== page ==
Then Rabbi Dee qualifies the above, saying that happiness must be in a universally moral context. That, however, is exactly the basis of a Torah true life - so that it leads to the "greatest happiness for the greatest number over the greatest period of time." And that statement takes the book from Judaism’s effect on the individual to the Jewish people’s mission to the world.

The Jewish people, he says, are here to create peace, shalom. A look at the prevalence of the words shalom and shalem and Yerushalayim in the siddur and Tanakh shows that this is the Torah value most stressed throughout Judaism. Israel is strategically placed geographically, at the crossroads of continents, always central in history and therefore able to accomplish that mission once it is possible.

"Jews are the change agents" for a world that cannot change itself and the seven Noahide commandments, symbolizing justice, respect and religion are the instrument for doing so. Rabbi Dee explains why it is that Jews observe the same laws but with extra detailed facets, and based on Rabbi Shimshon Refael Hirsch’s analyses, that Jews have another three categories: kindness, rituals, and prayer. Each precept is aimed at the soul, mind and/or body. Surprisingly for me, he posits that prayer is the observant Jew’s first intellectual encounter of the day, contrasting it to the automatic turning to the news to which so many of us are addicted. On second thought, although to me prayer seems to speak to the soul, I decided he is right!

In each category, Rabbi Dee brings fresh ways of looking at the results of keeping the commandments. One of the most interesting parts of the book is the short analyses, in that vein, of each holiday and specific Jewish rituals – make sure to internalize his story illustrating the place of the willow - showing what observing them adds to our lives.

This book is a significant and important read for Jewish young adults, no matter what level of observance they are on – in fact, I plan to pass it on to several young people I know, religious and not, but it is just as suitable for adults, to whom I hope it will be as enlightening as it was for me.

And today? Early on, Rabbi Dee brings a quote on today's DEI world by Harvard Professor Robert Putnam about the place of religion: Religions make Americans into better neighbors and better citizens. Ethnic diversity has the opposite effect...Diversity seems to trigger not in-group/out-group division, but anomie or social isolation. In colloquial language, people living in ethnically diverse settings appear to "hunker down" - that is, to pull in like a turtle.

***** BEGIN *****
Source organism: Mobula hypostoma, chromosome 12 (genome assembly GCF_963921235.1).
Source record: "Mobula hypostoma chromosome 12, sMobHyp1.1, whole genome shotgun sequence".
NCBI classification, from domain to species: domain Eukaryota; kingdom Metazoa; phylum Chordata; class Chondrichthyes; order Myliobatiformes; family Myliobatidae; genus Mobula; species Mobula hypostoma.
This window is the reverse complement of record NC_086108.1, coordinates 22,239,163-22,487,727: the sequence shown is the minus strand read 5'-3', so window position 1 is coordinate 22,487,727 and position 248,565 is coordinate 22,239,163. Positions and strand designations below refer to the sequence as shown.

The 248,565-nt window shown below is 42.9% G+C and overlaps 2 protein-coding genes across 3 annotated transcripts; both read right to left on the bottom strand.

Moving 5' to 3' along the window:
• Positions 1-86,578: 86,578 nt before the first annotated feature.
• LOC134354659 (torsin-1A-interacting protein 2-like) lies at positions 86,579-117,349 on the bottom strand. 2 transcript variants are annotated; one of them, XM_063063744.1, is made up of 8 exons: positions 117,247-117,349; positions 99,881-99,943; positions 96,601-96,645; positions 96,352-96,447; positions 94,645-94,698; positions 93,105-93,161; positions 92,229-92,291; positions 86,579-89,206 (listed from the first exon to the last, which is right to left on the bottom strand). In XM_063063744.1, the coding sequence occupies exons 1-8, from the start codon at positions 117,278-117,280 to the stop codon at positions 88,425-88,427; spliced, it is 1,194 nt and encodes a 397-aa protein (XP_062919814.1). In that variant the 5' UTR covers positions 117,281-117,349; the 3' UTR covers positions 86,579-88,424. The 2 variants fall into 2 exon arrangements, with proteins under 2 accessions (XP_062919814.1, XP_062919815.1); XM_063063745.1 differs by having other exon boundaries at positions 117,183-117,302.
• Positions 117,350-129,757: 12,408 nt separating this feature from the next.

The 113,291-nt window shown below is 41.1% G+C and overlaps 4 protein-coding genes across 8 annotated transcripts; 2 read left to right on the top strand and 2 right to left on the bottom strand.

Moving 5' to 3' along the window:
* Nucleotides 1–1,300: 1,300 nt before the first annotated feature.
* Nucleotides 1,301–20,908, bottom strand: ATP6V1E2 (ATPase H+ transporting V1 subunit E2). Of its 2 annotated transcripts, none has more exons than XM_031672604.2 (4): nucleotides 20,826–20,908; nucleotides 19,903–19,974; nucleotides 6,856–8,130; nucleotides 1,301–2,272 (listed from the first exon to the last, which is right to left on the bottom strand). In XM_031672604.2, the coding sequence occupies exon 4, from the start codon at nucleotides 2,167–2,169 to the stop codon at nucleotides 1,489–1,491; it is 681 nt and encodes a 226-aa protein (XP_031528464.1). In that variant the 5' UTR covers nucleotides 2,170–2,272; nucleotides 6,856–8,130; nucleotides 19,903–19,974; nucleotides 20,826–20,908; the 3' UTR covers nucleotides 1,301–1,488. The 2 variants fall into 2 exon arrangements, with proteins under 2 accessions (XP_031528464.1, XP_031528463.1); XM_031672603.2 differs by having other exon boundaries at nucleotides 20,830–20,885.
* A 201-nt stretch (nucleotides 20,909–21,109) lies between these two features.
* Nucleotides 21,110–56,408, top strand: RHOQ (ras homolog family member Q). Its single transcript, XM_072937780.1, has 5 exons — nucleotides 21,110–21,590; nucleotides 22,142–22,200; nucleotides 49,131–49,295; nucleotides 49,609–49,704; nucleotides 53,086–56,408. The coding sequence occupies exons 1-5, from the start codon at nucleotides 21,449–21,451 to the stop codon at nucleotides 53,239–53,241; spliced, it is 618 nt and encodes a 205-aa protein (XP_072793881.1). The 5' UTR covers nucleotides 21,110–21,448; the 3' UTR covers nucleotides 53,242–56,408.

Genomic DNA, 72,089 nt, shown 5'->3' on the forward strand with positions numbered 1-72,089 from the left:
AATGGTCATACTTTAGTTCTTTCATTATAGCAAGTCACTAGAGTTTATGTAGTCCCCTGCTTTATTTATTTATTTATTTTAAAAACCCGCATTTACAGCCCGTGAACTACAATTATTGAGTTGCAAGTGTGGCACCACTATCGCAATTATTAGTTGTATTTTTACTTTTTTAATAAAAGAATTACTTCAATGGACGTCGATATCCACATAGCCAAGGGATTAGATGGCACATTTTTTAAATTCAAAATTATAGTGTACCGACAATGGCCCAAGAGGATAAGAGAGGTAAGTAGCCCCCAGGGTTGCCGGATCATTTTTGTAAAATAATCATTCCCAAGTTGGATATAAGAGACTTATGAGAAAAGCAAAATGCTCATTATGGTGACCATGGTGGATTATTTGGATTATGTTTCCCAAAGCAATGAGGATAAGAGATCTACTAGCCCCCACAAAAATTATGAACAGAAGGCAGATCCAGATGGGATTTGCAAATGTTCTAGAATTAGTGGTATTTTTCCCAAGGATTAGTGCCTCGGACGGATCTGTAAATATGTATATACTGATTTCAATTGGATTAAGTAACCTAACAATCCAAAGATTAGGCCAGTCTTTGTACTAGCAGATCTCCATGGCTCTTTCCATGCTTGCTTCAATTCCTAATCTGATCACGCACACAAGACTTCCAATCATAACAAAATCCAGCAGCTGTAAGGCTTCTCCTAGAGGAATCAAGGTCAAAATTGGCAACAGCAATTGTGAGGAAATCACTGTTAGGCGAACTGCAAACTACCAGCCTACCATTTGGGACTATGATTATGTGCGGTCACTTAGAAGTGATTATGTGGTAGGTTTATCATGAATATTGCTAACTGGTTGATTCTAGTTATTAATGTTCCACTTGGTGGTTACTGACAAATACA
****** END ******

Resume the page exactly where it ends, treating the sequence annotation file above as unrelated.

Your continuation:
Our greater knowledge of the world today could lead to a better understanding of each other, to a better world, the rabbi writes. He adds that the Maharal says that peace is about creating completeness (shalem means complete) and when we feel complete then we are happy. It is our responsibility as Jews, as well as our delight, two sides of the same coin.

Although he published the book while Israel seemed to be coming closer to some of its enemies, before the October 7th massacre, Rabbi Dee is far from naïve, presciently citing that "it will get worse before it gets better." This is because peace is a long process with ups and downs, he says, and although we live in exciting times when global transformation of society has been rapidly advanced, the moral culture around us is a desert.

Israelis and Jews the world over have learned that lesson well over the past few months, from the horrific events of Simchat Torah 2023, the surge in antisemitism and the world’s immoral hypocrisy vis a vis the hostages and the Swords of Iron war.

One cannot review this book without referring to the tragedy that struck the Dee family when terrorist barbarians murdered Lucy Dee and two of her daughters in cold blood as they were driving to the north for the Pesach holiday.

Its original dedication to the Rabbi’s “beautiful wife Lucy” and “remarkable children” whom he calls “my inspiration” has been changed, as was the Dee family’s life, in the second and revised 2023 edition. The new edition is beautifully dedicated “for Keren, Tali and Yehuda – thank you for proving just how remarkable you are. And for Lucy, Maia and Rina – your memory is a blessing to us all. You all continue to be my inspiration.”

Rabbi Dee’s book is an inspiration to those who read it as well.

Rochel Sylvetsky is Op-ed and Judaism editor at Arutz Sheva as well as senior consultant.